If you clicked on this post, it’s probably because you love adorable animals or maybe seeing Nessa’s big, cartoonish eyes captivated you so much that you simply couldn’t scroll past this post. Either way, you’ve made the right choice, since looking at this adorable puppy will certainly fill your heart with a little bit of joy.
So, meet Nessa, probably the tiniest cavalier puppy who is taking the internet by storm with nothing else but his cuteness. The first thing you probably notice about him, other than the beautiful eyes, is his pocket-sized body. While usually cavalier dogs weigh around 12-12lbs, the little Nessa is just 7lbs. However, his weight is not a result of genetic mutation or anything like that, in fact, he was just a runt of the litter.
Nessa’s siblings were a little bit luckier and are regular sized dogs. Luckily, being tiny doesn’t mean there’s anything wrong with Nessa, he’s a healthy and happy puppy, who’s already two years old and fully grown. Scroll below if you’re ready for the cuteness overload! Images Credit: Instagram nessathecavalier.
Well, What kind of puppies stay small forever? There are plenty of ways to choose a dog. Some people look for one of the cutest dog breeds, and others want a dog they can easily train. While there are plenty of milestones to look forward to when you adopt a puppy and watch him grow up, there are some dogs who will always look like puppies, no matter how old they get.
Beagles retain the large eyes and expressive faces of puppyhood throughout their lives — perhaps one of the many reasons why the breed is such a popular choice in American households. Especially if you keep your beagle active and trim, he’ll probably act like a puppy for most of his life, too. The AKC characterizes the beagle as “happy-go-lucky, funny, and — thanks to their pleading expression — cute.” These energetic dogs get along well with children and with other dogs, and they need plenty of exercise to stay youthful and happy.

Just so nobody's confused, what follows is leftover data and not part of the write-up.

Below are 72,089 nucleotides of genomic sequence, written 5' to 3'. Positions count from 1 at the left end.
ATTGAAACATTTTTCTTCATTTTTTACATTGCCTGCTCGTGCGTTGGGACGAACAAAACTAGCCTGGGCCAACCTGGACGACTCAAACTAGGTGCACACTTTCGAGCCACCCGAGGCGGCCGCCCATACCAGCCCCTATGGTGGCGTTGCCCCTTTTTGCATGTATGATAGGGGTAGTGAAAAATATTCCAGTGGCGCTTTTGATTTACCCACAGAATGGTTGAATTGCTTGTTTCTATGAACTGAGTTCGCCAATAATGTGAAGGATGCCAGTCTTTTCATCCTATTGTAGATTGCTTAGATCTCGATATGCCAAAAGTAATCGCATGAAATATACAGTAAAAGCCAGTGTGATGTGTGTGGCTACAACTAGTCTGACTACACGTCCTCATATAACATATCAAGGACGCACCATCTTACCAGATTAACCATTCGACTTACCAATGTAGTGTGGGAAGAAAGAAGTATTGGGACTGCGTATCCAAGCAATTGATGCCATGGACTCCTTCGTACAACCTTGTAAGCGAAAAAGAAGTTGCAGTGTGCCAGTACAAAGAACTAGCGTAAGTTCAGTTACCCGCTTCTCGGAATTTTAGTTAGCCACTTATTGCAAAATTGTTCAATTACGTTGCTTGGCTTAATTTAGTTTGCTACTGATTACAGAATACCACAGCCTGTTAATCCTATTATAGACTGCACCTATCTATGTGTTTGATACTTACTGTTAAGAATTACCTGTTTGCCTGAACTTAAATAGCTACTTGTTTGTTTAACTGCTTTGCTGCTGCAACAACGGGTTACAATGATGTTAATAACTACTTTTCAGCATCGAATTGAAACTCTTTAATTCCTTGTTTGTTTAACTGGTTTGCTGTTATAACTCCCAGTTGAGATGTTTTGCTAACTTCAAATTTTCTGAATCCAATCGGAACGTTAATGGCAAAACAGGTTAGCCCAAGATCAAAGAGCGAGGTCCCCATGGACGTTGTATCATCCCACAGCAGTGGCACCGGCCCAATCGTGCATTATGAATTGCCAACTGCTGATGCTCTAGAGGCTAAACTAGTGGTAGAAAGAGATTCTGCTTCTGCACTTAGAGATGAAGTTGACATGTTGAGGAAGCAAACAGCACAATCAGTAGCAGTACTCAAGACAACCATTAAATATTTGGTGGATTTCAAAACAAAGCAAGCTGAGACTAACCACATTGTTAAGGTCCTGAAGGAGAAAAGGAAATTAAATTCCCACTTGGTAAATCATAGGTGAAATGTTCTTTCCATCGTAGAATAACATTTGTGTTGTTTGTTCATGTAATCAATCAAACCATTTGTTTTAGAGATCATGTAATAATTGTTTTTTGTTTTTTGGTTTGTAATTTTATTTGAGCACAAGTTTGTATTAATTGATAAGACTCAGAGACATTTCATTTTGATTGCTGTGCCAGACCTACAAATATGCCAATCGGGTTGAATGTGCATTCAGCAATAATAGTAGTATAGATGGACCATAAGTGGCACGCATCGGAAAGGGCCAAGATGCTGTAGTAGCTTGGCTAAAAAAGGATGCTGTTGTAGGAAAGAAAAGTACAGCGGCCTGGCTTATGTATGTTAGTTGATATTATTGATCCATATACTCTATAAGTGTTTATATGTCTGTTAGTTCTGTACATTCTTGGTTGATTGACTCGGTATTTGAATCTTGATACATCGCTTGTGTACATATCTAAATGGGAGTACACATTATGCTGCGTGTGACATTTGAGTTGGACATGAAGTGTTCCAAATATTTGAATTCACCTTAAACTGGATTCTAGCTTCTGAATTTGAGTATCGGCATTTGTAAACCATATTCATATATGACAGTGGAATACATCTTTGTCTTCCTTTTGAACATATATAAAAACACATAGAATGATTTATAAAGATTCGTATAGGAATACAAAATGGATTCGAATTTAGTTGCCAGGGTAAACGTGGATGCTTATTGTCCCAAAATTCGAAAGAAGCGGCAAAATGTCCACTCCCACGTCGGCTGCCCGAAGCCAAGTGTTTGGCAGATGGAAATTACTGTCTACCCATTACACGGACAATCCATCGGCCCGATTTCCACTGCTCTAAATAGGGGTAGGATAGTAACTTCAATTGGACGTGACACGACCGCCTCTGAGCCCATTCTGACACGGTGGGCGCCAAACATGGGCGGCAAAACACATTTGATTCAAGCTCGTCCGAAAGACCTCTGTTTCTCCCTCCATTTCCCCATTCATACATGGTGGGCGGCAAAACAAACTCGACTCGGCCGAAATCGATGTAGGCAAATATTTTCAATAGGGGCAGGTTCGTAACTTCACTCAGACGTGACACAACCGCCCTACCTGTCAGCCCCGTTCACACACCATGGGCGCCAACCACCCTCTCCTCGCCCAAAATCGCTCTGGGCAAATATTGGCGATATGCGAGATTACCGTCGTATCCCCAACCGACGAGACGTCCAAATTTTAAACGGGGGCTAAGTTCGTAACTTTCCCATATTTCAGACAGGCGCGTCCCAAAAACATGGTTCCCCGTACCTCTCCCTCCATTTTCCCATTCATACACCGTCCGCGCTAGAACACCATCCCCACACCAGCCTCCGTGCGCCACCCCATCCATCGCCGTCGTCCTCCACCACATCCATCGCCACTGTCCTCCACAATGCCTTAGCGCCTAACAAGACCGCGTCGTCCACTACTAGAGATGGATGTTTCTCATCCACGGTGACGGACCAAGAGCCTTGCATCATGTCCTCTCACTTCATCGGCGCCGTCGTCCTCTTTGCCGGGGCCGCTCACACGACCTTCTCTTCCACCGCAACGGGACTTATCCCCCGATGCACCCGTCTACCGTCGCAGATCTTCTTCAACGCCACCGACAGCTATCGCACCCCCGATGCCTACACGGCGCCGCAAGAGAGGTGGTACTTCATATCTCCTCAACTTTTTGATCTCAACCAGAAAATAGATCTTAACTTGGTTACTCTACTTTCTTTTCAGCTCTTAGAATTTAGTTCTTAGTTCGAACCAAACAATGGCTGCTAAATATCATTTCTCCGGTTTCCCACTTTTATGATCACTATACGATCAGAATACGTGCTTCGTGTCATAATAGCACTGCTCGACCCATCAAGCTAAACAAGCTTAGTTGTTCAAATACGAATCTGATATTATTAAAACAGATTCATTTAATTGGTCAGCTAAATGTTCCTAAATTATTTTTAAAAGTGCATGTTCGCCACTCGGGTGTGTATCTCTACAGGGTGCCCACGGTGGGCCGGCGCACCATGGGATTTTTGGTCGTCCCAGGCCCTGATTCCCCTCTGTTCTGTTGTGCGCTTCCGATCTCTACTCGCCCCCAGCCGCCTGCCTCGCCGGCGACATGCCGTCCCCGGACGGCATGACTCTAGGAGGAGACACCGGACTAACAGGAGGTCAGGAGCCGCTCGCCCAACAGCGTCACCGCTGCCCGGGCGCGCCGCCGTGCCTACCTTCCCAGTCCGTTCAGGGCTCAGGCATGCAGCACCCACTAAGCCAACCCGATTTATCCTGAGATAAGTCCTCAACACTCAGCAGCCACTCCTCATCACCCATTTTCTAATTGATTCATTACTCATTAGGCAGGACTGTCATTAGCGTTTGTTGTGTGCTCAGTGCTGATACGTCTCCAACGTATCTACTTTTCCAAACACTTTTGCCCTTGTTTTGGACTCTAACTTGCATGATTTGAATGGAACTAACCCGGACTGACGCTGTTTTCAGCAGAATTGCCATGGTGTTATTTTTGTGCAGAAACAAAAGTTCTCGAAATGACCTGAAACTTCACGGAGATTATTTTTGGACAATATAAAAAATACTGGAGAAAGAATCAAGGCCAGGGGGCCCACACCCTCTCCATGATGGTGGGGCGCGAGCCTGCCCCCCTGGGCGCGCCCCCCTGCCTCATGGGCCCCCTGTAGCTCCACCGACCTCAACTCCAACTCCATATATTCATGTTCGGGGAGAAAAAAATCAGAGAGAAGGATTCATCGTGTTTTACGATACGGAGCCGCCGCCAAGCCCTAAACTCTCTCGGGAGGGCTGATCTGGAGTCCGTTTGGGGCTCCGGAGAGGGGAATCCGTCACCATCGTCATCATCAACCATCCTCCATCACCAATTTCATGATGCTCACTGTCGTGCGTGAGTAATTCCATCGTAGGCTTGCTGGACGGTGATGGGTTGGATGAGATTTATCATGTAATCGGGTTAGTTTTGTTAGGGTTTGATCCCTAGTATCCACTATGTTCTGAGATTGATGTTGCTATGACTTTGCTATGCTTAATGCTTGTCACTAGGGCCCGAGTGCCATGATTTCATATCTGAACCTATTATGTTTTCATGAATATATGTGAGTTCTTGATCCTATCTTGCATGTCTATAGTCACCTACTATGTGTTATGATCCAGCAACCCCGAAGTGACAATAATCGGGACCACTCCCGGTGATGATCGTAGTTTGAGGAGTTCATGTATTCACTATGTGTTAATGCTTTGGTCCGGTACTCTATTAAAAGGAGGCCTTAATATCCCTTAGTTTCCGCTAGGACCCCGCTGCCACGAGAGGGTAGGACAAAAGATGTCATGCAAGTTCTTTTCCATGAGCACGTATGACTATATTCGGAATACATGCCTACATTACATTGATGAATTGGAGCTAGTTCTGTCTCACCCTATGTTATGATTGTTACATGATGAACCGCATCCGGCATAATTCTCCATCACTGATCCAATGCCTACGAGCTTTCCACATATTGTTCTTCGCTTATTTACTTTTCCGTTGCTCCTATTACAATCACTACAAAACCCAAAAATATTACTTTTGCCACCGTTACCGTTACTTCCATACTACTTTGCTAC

The Cavalier King Charles spaniel has an adorable face that retains the big-eyed look of puppyhood forever. The AKC promises, “You can’t help being enchanted by the big, twinkling eyes of the Cavalier, a gentle, pint-sized bundle (13 to 18 pounds) of tail-wagging joy.”These small dogs like to have a good walk every day, and they get along well with both children and other dogs. They also have affectionate and gentle personalities, which makes them great companions for any loving dog owner.
The Maltese looks adorable at any age. They’re known for their flowing white hair, though you can ensure that your Maltese looks like a puppy his entire life by getting regular puppy cuts. (That also reduces the amount of time you’ll need to spend brushing, bathing, and detangling!) The AKC reports that these toy dogs are playful, affectionate, and a lot less high-maintenance than you might expect. “Don’t let the showy looks fool you: These are hearty, adaptable pets,” the group assures potential owners.
Chihuahua;Want a small dog who will keep his puppy face and spunky attitude his entire life? Then you can’t go wrong with a Chihuahua. The AKC reports that these tiny dogs “all have large, alert ears, big moist eyes, and huge personalities.”These intelligent and enthusiastic dogs typically respond quickly to training. However, you should prepare yourself to teach your Chihuahua about what’s acceptable in your household because these sassy little dogs often have their own ideas about who’s in charge.
The cocker spaniel has big eyes and a happy smile, a look he’ll retain well into adulthood. The AKC reports that cocker spaniels, long one of the most popular breeds in the United States, have “happy, smart, [and] gentle” personalities.These active dogs love brisk walks and playtime, whether in their puppy years or beyond. They also love children and get along well with other dogs. Their agreeable natures make them a great addition to many kinds of households and families.
The Japanese chin may be tiny, but he has a big personality. His instinct to entertain makes him seem like a puppy, even in adulthood. Interestingly enough, the AKC characterizes this sensitive and intelligent breed as “extremely cat-like in nature, smart when they want to be and coy when it suits them.” Nonetheless, the Japanese chin can learn to perform tricks. And, just like a puppy, he typically likes to show off in front of an audience